The biggest game release of 2012 so far has come and gone, trailing controversy in its wake. Fans of the Mass Effect series have been enraged by what they see as a substandard ending for Bioware’s space opera magnum opus and have raised a lot of noise (and money) about it. I’ll talk a little about the ending later, but if you want deeper, more philosophical, design-oriented takes on the ending, you can read them here, here, or here.
In any case, if you have an interest in Mass Effect 3, beware of SPOILERS from here on in.
The first thing that you have to realise about Mass Effect 3 is that it’s all pay off. Unlike the first two games, where you had an abundance of side-quests to distract you as you pursued the main plot, here all of those smaller missions contribute to the main plotline. And if you’ve played through the previous two games in the series, it’s massively satisfying, occasionally heartbreaking and once or twice hilarious as it brings to a close the stories of the richly drawn characters who have accompanied you through the series. Which is not to say that there’s nothing for newcomers: the lengthy intro to the third instalment ably sets up the players and the stakes, but you won’t get the full effect if you’re coming in fresh.
As far as gameplay goes, Mass Effect 3 represents a bit of a step back from the streamlining that took place between the first and second games. The combat feels more fluid than ever, if significantly more finicky, with controls that are apt to put you in the wrong place if you get too enthusiastic with the key/button presses. With increased weapon and armour options, there’s plenty for you to tinker with too.
The sense of everything you do having an effect on a galactic war does lend weight to the decisions you make, and fittingly Bioware has the central Shepard character show the stress of the losses and compromises required to make that war winnable. (This sense of player agency is somewhat undercut by the fact that unless you play the game’s multiplayer mode or use the clunky Mass Effect Datapad smartphone app, it can be much harder, if not impossible, to reach the very best conclusion.)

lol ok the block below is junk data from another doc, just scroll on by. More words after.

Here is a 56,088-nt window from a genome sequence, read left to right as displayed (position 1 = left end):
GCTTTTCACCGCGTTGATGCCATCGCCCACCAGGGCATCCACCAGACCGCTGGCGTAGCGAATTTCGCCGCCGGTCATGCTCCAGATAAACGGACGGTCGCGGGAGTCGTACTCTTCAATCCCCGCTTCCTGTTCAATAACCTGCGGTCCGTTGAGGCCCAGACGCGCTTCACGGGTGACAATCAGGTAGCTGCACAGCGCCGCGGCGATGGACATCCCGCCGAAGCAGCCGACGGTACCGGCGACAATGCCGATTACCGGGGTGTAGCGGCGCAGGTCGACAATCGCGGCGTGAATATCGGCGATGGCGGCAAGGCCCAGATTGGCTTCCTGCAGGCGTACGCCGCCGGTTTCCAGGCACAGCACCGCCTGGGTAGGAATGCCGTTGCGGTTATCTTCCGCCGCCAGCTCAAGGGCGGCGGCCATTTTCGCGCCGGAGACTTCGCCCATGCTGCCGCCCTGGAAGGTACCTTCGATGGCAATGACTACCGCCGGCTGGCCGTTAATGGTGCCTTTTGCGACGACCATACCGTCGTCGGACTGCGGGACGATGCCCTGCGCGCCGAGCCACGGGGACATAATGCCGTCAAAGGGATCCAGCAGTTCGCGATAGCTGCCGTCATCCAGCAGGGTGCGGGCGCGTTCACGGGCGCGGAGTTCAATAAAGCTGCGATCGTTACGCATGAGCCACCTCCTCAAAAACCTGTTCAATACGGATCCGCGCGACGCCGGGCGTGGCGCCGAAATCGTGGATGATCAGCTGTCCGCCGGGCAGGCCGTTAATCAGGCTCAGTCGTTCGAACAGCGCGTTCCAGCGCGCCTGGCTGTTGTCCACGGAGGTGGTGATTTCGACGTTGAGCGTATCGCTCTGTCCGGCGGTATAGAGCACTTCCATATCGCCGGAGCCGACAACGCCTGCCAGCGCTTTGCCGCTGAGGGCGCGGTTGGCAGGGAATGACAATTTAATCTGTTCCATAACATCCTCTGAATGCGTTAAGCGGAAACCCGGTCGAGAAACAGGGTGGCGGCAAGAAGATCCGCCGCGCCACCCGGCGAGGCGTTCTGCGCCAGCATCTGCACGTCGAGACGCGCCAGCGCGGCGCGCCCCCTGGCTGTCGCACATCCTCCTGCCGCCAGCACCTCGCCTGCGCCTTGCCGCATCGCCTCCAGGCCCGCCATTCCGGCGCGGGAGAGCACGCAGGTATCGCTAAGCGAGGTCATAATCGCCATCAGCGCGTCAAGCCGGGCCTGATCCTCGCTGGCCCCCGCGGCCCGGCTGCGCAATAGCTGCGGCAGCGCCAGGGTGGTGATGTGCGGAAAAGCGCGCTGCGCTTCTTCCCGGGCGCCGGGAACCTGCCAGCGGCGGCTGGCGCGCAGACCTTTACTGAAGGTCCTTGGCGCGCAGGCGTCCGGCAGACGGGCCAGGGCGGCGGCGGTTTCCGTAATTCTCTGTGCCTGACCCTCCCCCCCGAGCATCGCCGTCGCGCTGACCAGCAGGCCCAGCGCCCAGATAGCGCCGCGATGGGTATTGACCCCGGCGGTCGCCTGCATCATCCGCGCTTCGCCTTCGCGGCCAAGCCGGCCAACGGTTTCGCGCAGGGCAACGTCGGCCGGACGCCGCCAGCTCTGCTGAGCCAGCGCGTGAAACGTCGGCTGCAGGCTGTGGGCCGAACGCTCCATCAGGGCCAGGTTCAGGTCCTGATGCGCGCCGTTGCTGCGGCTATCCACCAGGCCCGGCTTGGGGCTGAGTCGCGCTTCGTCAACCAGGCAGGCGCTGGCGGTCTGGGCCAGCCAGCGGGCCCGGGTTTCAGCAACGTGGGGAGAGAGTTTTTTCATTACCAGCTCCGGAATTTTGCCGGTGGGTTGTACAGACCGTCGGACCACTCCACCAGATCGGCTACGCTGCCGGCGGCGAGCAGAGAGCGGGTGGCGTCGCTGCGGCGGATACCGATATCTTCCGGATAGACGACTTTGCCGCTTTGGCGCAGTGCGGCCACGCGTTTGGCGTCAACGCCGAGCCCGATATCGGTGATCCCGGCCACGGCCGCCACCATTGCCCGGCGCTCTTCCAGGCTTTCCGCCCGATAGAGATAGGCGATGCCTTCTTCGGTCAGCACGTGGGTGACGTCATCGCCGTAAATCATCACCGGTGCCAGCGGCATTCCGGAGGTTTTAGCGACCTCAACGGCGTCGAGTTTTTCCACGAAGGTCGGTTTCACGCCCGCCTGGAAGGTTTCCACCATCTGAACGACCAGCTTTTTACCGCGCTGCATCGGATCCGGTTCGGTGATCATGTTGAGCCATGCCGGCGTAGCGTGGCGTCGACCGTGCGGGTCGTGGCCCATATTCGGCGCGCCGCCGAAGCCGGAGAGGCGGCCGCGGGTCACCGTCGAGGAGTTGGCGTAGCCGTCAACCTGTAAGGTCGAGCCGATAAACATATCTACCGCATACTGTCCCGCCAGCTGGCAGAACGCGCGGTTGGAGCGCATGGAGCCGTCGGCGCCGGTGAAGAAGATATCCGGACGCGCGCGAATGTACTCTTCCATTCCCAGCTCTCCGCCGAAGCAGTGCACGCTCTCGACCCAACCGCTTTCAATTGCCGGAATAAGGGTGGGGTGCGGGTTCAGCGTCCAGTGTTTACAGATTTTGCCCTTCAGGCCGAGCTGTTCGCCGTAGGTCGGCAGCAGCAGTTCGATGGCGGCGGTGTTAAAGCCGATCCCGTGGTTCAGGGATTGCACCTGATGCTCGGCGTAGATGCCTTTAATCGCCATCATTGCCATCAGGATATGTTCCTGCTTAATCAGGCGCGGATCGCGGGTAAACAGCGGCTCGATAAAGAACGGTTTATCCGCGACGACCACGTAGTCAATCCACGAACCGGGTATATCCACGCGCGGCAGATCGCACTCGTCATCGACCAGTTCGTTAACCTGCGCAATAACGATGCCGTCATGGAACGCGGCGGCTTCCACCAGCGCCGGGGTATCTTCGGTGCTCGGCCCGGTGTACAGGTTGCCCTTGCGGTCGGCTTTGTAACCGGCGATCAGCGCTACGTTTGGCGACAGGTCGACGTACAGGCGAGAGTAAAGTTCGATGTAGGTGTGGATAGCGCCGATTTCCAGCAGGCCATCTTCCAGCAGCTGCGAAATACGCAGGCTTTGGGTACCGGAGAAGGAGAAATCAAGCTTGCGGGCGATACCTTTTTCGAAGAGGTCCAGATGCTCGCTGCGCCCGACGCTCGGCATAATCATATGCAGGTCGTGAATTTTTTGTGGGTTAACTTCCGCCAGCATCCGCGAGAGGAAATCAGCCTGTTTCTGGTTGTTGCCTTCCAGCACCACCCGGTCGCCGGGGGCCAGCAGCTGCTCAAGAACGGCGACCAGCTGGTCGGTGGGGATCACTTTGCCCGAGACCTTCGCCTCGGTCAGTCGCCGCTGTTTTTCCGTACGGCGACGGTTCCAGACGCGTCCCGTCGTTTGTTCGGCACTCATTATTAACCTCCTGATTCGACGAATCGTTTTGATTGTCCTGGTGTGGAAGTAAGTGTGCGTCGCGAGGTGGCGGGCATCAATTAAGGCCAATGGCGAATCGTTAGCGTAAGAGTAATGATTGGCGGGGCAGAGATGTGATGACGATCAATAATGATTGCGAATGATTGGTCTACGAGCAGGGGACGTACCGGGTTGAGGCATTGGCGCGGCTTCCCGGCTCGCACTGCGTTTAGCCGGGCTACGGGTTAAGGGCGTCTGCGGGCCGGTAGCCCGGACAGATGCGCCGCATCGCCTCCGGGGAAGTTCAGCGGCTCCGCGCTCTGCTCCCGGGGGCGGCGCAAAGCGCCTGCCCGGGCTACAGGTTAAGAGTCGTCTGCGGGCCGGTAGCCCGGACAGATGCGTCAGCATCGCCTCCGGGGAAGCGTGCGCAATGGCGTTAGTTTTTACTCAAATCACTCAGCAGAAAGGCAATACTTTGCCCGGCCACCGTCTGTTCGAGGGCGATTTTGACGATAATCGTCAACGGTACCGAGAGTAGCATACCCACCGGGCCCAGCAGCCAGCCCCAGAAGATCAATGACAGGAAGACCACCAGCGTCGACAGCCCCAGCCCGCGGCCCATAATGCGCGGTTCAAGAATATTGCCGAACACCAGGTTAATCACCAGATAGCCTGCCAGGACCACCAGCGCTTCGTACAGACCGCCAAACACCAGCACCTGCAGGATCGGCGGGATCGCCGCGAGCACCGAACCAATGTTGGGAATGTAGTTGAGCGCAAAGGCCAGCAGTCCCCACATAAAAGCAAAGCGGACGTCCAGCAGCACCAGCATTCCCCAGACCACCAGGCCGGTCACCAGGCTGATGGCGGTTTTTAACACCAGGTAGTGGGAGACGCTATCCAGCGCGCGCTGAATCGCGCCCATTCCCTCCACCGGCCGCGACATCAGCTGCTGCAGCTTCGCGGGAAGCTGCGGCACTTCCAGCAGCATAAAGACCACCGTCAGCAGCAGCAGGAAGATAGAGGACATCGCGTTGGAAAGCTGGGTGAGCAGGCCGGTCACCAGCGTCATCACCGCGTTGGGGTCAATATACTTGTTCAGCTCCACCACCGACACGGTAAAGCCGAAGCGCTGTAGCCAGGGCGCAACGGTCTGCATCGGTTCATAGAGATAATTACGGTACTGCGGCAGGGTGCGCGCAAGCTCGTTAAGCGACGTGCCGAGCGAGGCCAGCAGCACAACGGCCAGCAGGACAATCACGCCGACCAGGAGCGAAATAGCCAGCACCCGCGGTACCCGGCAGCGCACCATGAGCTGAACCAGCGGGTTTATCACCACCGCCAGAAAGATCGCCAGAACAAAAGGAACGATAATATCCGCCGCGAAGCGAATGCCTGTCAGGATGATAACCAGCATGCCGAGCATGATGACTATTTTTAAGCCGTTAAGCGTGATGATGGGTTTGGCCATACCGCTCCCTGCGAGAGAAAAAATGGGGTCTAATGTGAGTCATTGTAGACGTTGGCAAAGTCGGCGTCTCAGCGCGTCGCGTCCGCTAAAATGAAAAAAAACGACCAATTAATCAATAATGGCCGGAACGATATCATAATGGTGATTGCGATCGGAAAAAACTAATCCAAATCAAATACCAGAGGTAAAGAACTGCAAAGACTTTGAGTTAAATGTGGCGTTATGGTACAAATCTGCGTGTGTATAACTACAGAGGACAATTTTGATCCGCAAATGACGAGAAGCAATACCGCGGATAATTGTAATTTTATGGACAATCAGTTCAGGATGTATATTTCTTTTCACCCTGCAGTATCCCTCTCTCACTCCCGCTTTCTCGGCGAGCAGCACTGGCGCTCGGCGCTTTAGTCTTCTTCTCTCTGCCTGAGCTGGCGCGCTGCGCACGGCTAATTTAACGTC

So, anyway, onto that ending. And, in case I didn’t say it loudly enough before, SPOILERS.
The ending, by which I mean the final few scenes, draws on two main sources, one good and one iffy. The first is the original Deus Ex game, where the main character is presented with a choice that will change the world (and apart from scale, the choices presented in Mass Effect 3 are identical). The second is The Matrix Reloaded, where a heretofore unsuspected god in the machine reveals himself and offers the main character an insight into the true reasons behind the conflict they’ve participated in.
Now, I’m a completist. I scoured every inch of the galaxy in all three games, and I only found one hint, late in the third game, that there was some director behind the massive threat of the Reapers. So there was a lack of impact to him when he showed up. Secondly, of the three choices you’re offered, one of them is barely explained, even though it seems to be the preferred option from the designers’ point of view. So on the front of emerging from the choices that the character has made and the story that he or she has experienced, the ending falls short. However, I do love the fact that all three choices in the ending adhere to the theme of sacrifice, either of yourself or of at least one friend and possibly an entire race, in order to ensure the galaxy’s future.
Anyone who’s tried to put together a compelling narrative will tell you that endings are hard. Providing a pay off for a story as big as Mass Effect was always going to be a massive task, and I can see where Bioware wanted to go with the ending: consequences at a scale appropriate to the tale being told and a sense of closure to Shepard’s personal journey. However, Peter Jackson spent half an hour on the ending/epilogue for his Lord of the Rings trilogy, so fan disappointment at the two brief cut scenes that round off the Mass Effect series is understandable.
Still, that doesn’t mean that the final game in the series isn’t worth playing. It’s a compelling, finely crafted narrative wrapped up in a polished storytelling and gameplay engine, and it’s done horrible things to my productivity over the past week. Even if it doesn’t spot the landing perfectly, it still engages and enthralls throughout its performance and is worthy of the high scores that it’s been getting.